San Diego International Airport
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- IATA Code
- ICAO Code
- San Diego
- United States
- Other airports serving San Diego
- San Diego McClellan-Palomar Airport
- 2865m x 61m
- Airlines currently operating to this airport with scheduled services
- Air Canada
Delta Air Lines
SeaPort Airlines - Wings Of Alaska
- Airlines currently operating to this airport via codeshare
- Aer Lingus
Air Tahiti Nui
All Nippon Airways
China Eastern Airlines
China Southern Airlines
KLM Royal Dutch Airlines
LOT - Polish Airlines
South African Airways
San Diego International Airport is the international gateway to San Diego, California. Hosting domestic and regional passenger and cargo services for over 20 airlines, the airport is a regional hub for Southwest Airlines.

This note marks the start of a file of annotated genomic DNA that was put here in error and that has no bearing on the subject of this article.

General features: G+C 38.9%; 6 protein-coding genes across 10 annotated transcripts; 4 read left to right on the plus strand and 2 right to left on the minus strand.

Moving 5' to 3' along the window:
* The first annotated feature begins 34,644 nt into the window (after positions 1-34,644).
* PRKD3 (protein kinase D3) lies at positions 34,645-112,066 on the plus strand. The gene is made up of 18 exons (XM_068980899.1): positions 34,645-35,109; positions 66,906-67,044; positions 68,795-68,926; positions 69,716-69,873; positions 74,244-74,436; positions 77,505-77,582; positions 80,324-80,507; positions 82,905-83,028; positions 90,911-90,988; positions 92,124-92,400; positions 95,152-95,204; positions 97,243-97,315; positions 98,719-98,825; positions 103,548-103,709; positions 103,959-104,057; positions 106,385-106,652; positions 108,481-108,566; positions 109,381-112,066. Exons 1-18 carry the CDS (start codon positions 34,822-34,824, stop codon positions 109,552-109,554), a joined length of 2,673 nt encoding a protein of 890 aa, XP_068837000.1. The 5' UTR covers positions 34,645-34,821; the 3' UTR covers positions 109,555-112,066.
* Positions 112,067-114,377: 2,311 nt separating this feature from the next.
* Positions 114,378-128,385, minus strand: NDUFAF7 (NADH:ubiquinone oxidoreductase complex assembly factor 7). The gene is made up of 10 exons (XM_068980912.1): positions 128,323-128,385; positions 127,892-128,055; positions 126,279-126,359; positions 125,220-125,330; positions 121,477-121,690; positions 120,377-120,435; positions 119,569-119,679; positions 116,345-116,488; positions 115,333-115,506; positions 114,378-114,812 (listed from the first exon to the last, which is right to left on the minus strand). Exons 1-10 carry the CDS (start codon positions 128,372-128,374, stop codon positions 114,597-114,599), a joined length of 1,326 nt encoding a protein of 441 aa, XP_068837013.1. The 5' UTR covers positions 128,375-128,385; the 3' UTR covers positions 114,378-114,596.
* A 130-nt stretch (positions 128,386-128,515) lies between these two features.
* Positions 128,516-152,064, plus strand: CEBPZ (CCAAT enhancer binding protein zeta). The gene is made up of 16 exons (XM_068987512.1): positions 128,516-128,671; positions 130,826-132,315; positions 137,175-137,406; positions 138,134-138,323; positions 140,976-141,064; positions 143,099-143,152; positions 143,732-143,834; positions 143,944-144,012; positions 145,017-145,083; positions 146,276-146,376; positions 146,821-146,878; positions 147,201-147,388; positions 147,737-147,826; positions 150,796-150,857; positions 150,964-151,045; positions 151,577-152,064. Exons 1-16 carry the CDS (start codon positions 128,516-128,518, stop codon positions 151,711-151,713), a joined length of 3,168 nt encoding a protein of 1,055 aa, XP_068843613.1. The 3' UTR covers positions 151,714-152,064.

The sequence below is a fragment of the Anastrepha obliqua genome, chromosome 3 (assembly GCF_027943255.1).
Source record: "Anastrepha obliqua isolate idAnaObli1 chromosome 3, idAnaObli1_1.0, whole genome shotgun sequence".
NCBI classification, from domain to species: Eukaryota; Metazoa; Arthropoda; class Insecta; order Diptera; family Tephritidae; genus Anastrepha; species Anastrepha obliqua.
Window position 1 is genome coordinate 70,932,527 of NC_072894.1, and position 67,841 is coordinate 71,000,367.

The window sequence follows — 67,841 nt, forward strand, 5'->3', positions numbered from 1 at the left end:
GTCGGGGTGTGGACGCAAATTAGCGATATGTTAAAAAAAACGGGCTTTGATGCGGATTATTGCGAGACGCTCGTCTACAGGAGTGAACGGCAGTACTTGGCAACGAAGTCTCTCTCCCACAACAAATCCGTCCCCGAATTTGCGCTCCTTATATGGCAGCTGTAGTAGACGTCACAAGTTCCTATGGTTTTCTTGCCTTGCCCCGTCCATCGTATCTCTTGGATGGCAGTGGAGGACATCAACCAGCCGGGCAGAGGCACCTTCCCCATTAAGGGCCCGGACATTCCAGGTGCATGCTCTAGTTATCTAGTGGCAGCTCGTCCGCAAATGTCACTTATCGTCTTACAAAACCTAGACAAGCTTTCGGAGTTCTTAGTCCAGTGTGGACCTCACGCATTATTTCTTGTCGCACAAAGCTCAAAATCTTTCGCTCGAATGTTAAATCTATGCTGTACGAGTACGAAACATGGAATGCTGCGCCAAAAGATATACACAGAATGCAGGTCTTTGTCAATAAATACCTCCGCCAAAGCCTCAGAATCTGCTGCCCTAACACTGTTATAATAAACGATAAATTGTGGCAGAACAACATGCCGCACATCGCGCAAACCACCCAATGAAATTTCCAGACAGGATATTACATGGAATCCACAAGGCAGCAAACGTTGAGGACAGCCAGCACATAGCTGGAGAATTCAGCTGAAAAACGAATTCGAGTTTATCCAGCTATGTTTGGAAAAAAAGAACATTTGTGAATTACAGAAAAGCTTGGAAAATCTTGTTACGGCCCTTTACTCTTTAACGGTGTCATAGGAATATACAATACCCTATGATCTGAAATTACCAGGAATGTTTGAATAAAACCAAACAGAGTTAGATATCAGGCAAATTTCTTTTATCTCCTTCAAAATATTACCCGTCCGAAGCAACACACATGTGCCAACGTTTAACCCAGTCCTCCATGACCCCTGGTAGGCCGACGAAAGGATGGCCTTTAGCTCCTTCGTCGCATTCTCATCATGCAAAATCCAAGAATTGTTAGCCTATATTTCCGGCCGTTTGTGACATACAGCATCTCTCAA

Location of San Diego International Airport, United States
Ground Handlers servicing San Diego International Airport
256 total articles
20 total articles
Alaska continues to face challenges getting investors to acknowledge its solid financial performance
Alaska Air Group during the last few years has consistently outperformed its US carrier peers in a financial metric – return on invested capital (ROIC) – that is prevalent in discourse in other industries but has only surfaced in discussion among airline executives during the last few years. Since 2010 the carrier has exceeded its ROIC targets on an after tax basis and has posted annual profits for the last nine years. Despite its consistent profitability, Alaska’s robust financial performance is often overlooked by the investment community, leaving executives scratching their heads as to why the company’s consistent financial results are not more recognisable.